I think he's buying in Florida for about $550k so somewhere around £315.

He has spent the last few years building up a business and now will hand it over to others to manage and take an income only. He plans to try to set up the same business over in the US.

Dont know how much exactly he earns, but prob has been £50-£70k for the last couple of years gross.

He has a family of 4 and a dog to feed.

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You think he's paying nearly $600K to buy a house in the US - very unlikely unless he's in a couple of select areas.

Even if he has MEW'd a chunk of money, he is only paying 3% interest on it - you forget he's paying cash in the US, so he does not have a mortgage cost there - suddenly it' cheap money, isn't it ? And he gets to keep the asset - in effect he's gambling that long term price will rise or he will be able to liquidate at that.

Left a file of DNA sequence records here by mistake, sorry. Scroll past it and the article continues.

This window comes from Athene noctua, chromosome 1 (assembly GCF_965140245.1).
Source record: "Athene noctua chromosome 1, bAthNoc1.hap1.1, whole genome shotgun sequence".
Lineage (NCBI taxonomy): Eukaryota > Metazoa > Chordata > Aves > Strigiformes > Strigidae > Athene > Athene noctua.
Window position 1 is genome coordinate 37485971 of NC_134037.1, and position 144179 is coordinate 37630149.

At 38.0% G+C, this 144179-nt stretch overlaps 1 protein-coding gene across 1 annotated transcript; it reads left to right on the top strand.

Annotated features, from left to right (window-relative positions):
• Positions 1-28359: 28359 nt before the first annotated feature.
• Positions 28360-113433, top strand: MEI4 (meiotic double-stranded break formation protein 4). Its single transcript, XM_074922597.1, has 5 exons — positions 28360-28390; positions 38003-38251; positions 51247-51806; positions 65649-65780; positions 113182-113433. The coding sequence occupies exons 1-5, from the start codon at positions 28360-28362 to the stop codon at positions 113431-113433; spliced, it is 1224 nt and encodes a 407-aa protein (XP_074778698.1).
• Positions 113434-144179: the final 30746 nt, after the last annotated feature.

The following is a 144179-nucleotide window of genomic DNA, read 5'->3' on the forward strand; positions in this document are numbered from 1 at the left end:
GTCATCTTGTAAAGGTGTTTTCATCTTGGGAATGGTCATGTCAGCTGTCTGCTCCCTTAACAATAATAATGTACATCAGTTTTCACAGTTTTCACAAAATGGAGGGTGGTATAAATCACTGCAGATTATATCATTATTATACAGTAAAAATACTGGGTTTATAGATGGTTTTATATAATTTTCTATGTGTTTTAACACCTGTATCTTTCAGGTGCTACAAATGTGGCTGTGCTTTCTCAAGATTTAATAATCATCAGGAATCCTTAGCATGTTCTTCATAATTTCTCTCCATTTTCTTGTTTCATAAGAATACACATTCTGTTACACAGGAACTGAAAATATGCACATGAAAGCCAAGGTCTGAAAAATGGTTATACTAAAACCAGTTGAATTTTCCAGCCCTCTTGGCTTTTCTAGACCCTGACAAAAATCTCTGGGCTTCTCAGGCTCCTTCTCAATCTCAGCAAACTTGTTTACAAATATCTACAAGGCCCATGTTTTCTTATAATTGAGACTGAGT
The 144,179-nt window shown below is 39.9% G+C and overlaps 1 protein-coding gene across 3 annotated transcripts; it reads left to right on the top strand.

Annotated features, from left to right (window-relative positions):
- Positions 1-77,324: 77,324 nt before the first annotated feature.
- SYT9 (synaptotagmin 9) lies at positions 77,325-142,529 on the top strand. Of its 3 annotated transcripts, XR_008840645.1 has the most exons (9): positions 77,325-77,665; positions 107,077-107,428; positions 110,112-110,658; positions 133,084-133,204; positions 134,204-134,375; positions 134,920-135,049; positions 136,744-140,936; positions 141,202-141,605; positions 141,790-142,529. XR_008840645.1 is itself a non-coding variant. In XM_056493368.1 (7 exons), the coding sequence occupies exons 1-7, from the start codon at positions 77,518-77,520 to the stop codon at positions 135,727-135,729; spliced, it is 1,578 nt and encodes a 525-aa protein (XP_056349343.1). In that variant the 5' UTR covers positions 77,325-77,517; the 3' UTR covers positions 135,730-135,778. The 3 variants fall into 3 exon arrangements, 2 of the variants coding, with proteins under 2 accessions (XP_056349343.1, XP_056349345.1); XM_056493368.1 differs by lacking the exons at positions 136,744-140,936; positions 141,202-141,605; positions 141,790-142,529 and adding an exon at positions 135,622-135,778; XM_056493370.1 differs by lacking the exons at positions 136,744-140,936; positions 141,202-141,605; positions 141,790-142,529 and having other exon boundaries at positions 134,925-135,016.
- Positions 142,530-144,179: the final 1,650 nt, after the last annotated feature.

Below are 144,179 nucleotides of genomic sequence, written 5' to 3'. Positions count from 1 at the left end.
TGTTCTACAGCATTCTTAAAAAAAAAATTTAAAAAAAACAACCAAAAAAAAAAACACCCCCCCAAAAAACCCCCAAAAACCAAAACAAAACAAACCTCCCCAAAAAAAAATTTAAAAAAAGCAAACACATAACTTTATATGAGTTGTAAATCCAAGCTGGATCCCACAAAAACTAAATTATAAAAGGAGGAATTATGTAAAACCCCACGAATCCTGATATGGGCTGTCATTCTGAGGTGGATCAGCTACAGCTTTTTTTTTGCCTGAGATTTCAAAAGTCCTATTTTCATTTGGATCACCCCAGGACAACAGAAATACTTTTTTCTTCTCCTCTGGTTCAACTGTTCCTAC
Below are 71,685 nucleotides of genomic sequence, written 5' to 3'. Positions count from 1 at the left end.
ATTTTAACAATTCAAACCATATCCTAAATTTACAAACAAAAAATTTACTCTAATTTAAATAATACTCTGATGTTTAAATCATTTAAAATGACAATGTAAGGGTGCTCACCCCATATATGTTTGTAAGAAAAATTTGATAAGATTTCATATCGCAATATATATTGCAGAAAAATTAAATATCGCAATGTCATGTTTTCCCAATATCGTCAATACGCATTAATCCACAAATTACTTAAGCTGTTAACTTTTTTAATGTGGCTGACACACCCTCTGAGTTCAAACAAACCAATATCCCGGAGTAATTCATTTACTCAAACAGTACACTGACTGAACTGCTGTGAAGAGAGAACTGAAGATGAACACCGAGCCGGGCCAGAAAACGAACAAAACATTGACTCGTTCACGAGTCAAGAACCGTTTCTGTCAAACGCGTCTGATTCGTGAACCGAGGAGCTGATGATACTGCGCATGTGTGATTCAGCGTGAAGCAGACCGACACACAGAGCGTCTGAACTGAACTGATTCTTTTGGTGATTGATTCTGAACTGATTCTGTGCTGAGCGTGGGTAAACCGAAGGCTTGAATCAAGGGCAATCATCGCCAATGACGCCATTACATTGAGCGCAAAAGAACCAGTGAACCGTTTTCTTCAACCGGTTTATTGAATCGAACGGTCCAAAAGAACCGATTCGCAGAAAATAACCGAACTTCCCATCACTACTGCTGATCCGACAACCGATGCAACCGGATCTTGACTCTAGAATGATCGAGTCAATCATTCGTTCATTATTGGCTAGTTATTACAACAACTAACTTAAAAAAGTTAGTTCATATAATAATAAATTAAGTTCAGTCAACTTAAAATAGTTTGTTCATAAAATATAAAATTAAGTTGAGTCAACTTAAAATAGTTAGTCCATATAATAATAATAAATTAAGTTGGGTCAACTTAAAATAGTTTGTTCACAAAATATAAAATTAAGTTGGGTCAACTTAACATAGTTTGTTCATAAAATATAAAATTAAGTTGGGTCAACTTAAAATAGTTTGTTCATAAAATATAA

Not that daft a deal in my book - a bit of hedging and his exposure is in the country where they can't take his UK assets and he's offsetting that burden.... - of course he could lose value in the house in the UK, but having taken say 95% out then he can watch the prices fall back 30% and he's just under £90K in the free money and the bank's on the hook as he'll just let it go if it's costing too much. Who's the fool ?

Sorry, edit to make that clear, he thinks house is only worth £250K ish post-crash. So he remortgages now at top whack and takes out £330K plus in cash. Moves it offshore. He finds a tenant to offset the interest payments (int only will be about 4.39%) to cover just about 75% of that risk. In effect he's taking a 1% a year gamble that prices will fall - it's only costing him 1% to have £330K of cash to do what he wants with - allow £200K for a US house and he can get more than that 1% on the £100K plus he has spare. Of course, if the value rises, he's in the upside and if it falls, then he can afford to let it go or simply keep meeting the 'small shortfall' for a long time before being out of the cash....

Smart cookie.

You're assuming he's paid off the mortgage already. He could also have bought in 2004 and have only a few ££k in MEW equity, in which case he still needs to mortgage in the US and the UK downside is more risky.